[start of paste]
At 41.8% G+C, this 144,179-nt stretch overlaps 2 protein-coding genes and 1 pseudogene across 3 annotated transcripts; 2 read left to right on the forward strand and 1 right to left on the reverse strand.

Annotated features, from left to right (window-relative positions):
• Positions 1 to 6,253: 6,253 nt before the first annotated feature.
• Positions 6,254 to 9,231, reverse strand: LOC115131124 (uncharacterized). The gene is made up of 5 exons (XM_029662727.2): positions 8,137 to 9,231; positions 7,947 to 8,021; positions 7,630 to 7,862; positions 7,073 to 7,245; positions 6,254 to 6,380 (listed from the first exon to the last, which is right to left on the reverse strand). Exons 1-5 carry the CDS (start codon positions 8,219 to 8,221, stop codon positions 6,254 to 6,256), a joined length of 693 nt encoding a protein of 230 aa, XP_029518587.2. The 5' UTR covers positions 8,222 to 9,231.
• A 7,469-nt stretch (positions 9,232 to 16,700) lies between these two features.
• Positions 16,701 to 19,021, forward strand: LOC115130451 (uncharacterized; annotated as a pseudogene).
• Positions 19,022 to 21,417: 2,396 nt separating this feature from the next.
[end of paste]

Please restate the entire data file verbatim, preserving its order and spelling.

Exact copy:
At 41.8% G+C, this 144,179-nt stretch overlaps 2 protein-coding genes and 1 pseudogene across 3 annotated transcripts; 2 read left to right on the forward strand and 1 right to left on the reverse strand.

Annotated features, from left to right (window-relative positions):
• Positions 1 to 6,253: 6,253 nt before the first annotated feature.
• Positions 6,254 to 9,231, reverse strand: LOC115131124 (uncharacterized). The gene is made up of 5 exons (XM_029662727.2): positions 8,137 to 9,231; positions 7,947 to 8,021; positions 7,630 to 7,862; positions 7,073 to 7,245; positions 6,254 to 6,380 (listed from the first exon to the last, which is right to left on the reverse strand). Exons 1-5 carry the CDS (start codon positions 8,219 to 8,221, stop codon positions 6,254 to 6,256), a joined length of 693 nt encoding a protein of 230 aa, XP_029518587.2. The 5' UTR covers positions 8,222 to 9,231.
• A 7,469-nt stretch (positions 9,232 to 16,700) lies between these two features.
• Positions 16,701 to 19,021, forward strand: LOC115130451 (uncharacterized; annotated as a pseudogene).
• Positions 19,022 to 21,417: 2,396 nt separating this feature from the next.